Possible USAF E-7 Order Promises FMS Boom, Boeing Says

Credit: Royal Australian Air Force

SINGAPORE—A U.S. Air Force order for Boeing E-7s could stimulate new sales overseas if the airborne early warning and control system enters the Foreign Military Sales (FMS) pipeline for the first time, a Boeing executive said Feb. 15. 

The Air Force has not committed or budgeted yet to buy E-7s to replace aging Boeing E-3s, but has been laying the groundwork for an order. A request for information released by the service earlier this month seeks industry input on buying at least two of the aircraft. 

“I think it would be extremely beneficial. What I would see is the demand for that product continue to go up significantly internationally through the FMS process,” says Maria Lane, Boeing’s vice president for international business development. 

Boeing launched the program in 1999 in response to the Wedgetail program tender by the Royal Australian Air Force. South Korea, Turkey and the UK also have ordered versions of the E-7. Despite its foreign origins, the lack of a U.S. customer for the type has kept the E-7 out of the FMS system.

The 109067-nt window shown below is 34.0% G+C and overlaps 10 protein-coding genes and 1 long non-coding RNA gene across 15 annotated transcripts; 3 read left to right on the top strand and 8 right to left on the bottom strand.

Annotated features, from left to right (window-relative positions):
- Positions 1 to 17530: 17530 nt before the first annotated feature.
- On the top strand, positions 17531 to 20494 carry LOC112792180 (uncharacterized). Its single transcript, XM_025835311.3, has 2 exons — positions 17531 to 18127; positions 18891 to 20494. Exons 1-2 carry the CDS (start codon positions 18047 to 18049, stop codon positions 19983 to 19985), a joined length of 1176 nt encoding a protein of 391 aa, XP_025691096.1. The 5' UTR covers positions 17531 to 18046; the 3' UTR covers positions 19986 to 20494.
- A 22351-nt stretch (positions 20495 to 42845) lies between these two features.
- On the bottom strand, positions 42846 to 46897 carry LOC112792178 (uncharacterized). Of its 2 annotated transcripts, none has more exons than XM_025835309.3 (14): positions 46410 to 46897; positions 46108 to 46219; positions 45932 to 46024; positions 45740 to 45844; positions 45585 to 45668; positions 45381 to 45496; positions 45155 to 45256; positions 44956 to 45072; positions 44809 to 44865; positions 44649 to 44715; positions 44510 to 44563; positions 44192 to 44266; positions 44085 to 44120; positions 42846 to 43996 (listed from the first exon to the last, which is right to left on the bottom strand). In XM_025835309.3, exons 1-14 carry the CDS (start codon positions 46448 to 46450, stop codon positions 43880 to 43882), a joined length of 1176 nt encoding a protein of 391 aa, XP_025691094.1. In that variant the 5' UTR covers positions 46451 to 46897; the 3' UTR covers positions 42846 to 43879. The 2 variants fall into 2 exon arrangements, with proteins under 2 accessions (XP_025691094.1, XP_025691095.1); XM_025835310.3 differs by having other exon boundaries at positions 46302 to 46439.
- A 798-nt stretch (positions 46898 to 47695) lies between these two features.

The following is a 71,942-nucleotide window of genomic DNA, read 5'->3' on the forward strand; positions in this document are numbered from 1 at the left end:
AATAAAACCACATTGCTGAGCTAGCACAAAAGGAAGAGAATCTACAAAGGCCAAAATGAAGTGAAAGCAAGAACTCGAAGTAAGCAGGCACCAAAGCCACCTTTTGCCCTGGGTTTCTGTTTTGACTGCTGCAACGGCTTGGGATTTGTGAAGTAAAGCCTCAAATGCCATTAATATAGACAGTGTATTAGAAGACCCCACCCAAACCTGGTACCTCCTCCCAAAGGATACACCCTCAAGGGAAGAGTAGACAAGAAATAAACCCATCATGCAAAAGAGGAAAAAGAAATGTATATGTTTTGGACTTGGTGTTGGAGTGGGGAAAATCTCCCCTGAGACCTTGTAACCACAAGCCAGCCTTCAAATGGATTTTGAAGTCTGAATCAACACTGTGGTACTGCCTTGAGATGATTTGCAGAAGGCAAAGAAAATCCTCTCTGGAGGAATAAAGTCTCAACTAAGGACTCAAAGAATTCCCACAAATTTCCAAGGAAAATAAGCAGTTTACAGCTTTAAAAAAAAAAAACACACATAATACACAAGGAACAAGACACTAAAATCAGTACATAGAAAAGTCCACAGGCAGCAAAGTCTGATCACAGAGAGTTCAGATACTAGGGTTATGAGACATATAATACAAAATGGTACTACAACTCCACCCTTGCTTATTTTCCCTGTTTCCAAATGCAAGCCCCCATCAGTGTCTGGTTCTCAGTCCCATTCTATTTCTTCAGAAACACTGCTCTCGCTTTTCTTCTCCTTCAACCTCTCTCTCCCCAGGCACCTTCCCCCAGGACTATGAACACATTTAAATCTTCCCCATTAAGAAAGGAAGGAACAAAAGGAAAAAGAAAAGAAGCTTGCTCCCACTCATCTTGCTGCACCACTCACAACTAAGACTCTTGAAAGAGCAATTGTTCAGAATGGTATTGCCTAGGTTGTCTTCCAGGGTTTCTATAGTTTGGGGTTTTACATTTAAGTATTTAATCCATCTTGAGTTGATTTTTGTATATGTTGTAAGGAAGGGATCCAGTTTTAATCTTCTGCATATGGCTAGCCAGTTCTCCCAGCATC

The E-7 is a commercial derivative of Boeing’s popular single-aisle narrowbody. But Lane sidestepped a question about the longevity of the 737NG production line, saying its status was “TBD [to be determined]” based on commercial demand. 

“We have a number of customers that are interested in those product lines,” Lane says. 

Other details about the E-7’s specific aircraft type also are unclear. Boeing stopped producing the 737-700 years ago. A military version of the longer 737-800 remains in limited production for the P-8A program. But Boeing officials still offer no clear answer on whether the 737-700 could re-enter production or how the E-7 can be affordably converted to a larger airframe. 

“I would say all of that is really pre-decisional,” says Randy Rotte, Boeing’s senior director for sales in India, Asia and the Pacific.

Steve Trimble

Steve covers military aviation, missiles and space for the Aviation Week Network, based in Washington DC.


1 Comment
Interesting the US is taking a foreign design. An Australian one.